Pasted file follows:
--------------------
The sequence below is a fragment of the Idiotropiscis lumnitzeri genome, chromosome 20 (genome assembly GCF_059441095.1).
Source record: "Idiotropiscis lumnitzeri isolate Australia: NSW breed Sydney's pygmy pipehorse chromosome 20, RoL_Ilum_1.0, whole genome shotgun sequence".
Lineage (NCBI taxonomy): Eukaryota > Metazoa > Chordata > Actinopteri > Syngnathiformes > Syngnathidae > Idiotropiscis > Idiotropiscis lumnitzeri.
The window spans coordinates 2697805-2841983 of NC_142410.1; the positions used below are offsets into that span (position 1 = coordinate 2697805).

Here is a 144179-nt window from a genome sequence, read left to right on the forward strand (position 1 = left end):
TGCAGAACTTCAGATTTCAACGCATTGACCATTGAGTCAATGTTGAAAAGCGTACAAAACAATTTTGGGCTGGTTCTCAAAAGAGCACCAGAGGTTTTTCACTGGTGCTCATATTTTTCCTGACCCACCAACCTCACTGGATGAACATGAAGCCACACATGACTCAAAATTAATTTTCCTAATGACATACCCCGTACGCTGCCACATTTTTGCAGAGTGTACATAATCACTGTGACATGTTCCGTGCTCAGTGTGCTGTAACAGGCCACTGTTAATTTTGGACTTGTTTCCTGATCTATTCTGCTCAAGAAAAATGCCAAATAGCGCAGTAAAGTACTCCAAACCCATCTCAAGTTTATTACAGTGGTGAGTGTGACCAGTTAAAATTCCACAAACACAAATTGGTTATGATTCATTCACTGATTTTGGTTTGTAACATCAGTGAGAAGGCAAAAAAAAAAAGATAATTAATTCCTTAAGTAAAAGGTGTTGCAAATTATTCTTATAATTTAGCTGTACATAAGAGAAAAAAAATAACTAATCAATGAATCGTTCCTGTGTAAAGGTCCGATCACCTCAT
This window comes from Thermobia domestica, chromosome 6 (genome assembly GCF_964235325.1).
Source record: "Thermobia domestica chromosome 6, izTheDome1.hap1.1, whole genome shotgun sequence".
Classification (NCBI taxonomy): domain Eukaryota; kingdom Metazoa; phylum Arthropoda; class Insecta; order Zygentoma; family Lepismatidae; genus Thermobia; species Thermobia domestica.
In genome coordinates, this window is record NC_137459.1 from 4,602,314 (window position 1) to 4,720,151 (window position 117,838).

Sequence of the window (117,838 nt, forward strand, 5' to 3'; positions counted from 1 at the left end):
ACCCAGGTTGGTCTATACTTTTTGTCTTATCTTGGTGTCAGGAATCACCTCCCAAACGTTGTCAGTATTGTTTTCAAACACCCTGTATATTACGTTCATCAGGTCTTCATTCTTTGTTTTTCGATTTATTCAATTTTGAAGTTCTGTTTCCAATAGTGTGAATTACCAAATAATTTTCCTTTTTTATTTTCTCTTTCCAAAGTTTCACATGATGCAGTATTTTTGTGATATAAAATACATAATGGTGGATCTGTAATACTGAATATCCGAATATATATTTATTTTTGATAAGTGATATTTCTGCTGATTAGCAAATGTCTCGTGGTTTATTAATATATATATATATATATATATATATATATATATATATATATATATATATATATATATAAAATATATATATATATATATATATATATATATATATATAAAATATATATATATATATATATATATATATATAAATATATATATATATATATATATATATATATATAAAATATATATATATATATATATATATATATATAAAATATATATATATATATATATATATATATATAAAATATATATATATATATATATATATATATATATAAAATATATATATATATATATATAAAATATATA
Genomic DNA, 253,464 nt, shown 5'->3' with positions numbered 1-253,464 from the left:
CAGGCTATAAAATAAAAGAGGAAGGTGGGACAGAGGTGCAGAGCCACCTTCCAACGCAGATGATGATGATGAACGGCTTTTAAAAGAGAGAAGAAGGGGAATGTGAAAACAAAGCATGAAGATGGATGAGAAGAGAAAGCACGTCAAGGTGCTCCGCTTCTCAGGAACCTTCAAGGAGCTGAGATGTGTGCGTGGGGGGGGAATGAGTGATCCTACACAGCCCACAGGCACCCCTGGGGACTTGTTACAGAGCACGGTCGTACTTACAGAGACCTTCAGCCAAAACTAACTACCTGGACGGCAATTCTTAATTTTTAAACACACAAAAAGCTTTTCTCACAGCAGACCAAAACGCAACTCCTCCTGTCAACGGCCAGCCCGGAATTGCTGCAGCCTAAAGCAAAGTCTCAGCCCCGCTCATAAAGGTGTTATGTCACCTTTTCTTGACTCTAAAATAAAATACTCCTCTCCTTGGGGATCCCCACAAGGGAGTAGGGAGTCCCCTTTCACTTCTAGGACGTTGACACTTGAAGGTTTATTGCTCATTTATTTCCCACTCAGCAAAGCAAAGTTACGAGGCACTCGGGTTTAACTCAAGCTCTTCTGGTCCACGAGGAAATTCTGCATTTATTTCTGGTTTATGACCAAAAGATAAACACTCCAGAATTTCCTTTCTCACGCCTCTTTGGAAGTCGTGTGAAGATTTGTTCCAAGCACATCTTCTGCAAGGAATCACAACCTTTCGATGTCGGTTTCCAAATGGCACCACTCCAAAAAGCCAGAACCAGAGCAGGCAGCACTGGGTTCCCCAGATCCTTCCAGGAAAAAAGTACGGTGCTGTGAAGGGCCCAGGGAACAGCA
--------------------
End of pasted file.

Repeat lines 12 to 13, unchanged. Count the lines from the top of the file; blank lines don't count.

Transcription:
ACCCAGGTTGGTCTATACTTTTTGTCTTATCTTGGTGTCAGGAATCACCTCCCAAACGTTGTCAGTATTGTTTTCAAACACCCTGTATATTACGTTCATCAGGTCTTCATTCTTTGTTTTTCGATTTATTCAATTTTGAAGTTCTGTTTCCAATAGTGTGAATTACCAAATAATTTTCCTTTTTTATTTTCTCTTTCCAAAGTTTCACATGATGCAGTATTTTTGTGATATAAAATACATAATGGTGGATCTGTAATACTGAATATCCGAATATATATTTATTTTTGATAAGTGATATTTCTGCTGATTAGCAAATGTCTCGTGGTTTATTAATATATATATATATATATATATATATATATATATATATATATATATATATATATATATAAAATATATATATATATATATATATATATATATATATATAAAATATATATATATATATATATATATATATATAAATATATATATATATATATATATATATATATATAAAATATATATATATATATATATATATATATATAAAATATATATATATATATATATATATATATATAAAATATATATATATATATATATATATATATATATAAAATATATATATATATATATATAAAATATATA
Genomic DNA, 253,464 nt, shown 5'->3' with positions numbered 1-253,464 from the left: